It is 1 p.m., and just as I have done every Tuesday for the past eight months, I press the magnetic strip of my ID badge against the black plastic sensor outside the locked double doors of the Detox East Unit at Tarzana Treatment Centers. The locks click, and before the alarm sounds, I push open a door and find myself facing a long, ragged line of detox patients. Most are strangers to me, having arrived here within the past week. They look tired or restless as they eye me curiously.
“Are you taking us to the canteen?” one of them asks hopefully. “Nope,” I reply. “I lead the stress management group.” This is met with some grumbling, but one patient who has been here for a month on a methadone detox shakes her head and smiles. “So are we doing a tangerine meditation this week?”
“No tangerines; sorry,” I tell her. “But you’re in luck. I’ve got chocolate.” In a moment we are on our way to the lobby conference room, where for the next hour I’ll give them an experiential introduction to mindfulness meditation.
Since Jon Kabat-Zinn, PhD, and colleagues began the practice of mindfulness meditation with patients at the University of Massachusetts Medical Center’s Stress Reduction Program in 1979, the use of mindfulness meditation to treat a host of physical and psychological disorders has expanded to more than 240 hospitals and treatment centers throughout North America and Europe. (1) Over that same period, a growing number of research studies have demonstrated the therapeutic effects of meditation for physical ailments such as chronic pain, cancer, and AIDS, as well as for depression, anxiety, and borderline personality disorder. (2)
The work of G. Alan Marlatt, PhD, and colleagues has encompassed nearly 30 years of examining the positive effects of meditation on alcohol and drug abusers. (3) While my own work with detox patients is purely anecdotal, it has nevertheless affirmed my belief that mindfulness meditation is a practical tool that can be used for relapse prevention even at the earliest stages of recovery.
Although mindfulness meditation is free of any religious sectarian ideology, its roots may be traced back to Theravada and Mahayana Buddhism practiced in India around 500 BC.1 The practice of mindfulness meditation focuses on insight or vipassana, as it was called in a 5th-century text known as the Visuddhimagga (Path of Purification). The goal of this form of meditation is not to eliminate pain or stress or addiction but to use intentional, focused awareness to achieve a sense of nonjudgmental self-acceptance in the present moment.
Intentional awareness may be understood as putting one’s attention to one’s intention. It is through this willful, directed attention that the structure and chemistry of the brain begin to change, in what is now called neuroplasticity. (4) Just as a constant state of stress or the use of alcohol and drugs can dysregulate the components of the central nervous system, the daily regular practice of mindfulness meditation can enrich the brain’s neuronal structures, acting in effect like an antidepressant but without the accompanying side effects.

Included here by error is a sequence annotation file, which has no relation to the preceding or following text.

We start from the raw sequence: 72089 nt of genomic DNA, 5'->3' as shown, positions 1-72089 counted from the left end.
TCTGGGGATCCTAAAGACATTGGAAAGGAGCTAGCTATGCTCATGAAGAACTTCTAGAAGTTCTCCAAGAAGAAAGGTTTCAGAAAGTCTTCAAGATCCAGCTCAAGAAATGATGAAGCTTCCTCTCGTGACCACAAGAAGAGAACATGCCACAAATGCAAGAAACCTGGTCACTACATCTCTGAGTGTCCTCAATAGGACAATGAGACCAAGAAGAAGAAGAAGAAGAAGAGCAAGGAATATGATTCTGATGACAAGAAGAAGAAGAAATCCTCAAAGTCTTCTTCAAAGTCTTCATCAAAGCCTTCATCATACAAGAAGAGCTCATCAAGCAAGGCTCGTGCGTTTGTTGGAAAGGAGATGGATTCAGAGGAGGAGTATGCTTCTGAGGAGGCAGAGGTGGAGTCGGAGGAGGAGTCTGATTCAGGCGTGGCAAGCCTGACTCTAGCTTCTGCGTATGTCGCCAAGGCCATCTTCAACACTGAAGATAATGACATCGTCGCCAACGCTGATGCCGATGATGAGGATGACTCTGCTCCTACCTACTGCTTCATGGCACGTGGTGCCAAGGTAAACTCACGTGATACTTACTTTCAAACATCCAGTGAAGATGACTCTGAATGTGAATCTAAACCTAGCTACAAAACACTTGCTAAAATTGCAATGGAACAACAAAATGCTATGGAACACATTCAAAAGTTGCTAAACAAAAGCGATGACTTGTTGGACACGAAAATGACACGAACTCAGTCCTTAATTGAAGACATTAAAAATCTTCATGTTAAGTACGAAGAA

Achieving a state of nonjudgmental acceptance is, as the Buddhists say about meditation, “simple but not easy.” Patients new to recovery may be deeply self-judgmental, slinging arrows of guilt and shame at themselves for the destructive consequences of their addictive behaviors. In group, I hear stories of legal problems, financial ruin, damaged relationships, and physical and emotional self-destruction. Though some members have found a temporary peace by coming to detox, almost all feel trapped by the past and fearful for the future. To sit still in the present moment and simply breathe is difficult enough given their circumstances, but to cast off critical self-judgment seems nearly impossible.
Observing one’s thoughts
How, then, can the practice of mindfulness meditation possibly work with such a troubled population as patients in detox? Rather than target distorted thoughts with the goal of changing them, as in cognitive-behavioral therapy, mindfulness works through a mechanism that may be understood as metacognitive in nature. Mindfulness seeks to change our relationship to our thoughts without changing the thoughts themselves. (5)
I never directly challenge cognitions, but rather offer group members a means to detach themselves from the thoughts, feelings, and physical sensations that cause what Buddhists call dukkha or suffering. (6) I teach the concept of becoming a detached spectator or observer of one’s thoughts, in the sense that mindfulness allows us to recognize intrusive thoughts and feelings without asking us to act upon them. Pain may be chronic, but suffering is optional. Meditation allows us to respond rather than react. It reintroduces choice into our lives, and with that choice comes a renewed sense of self-efficacy.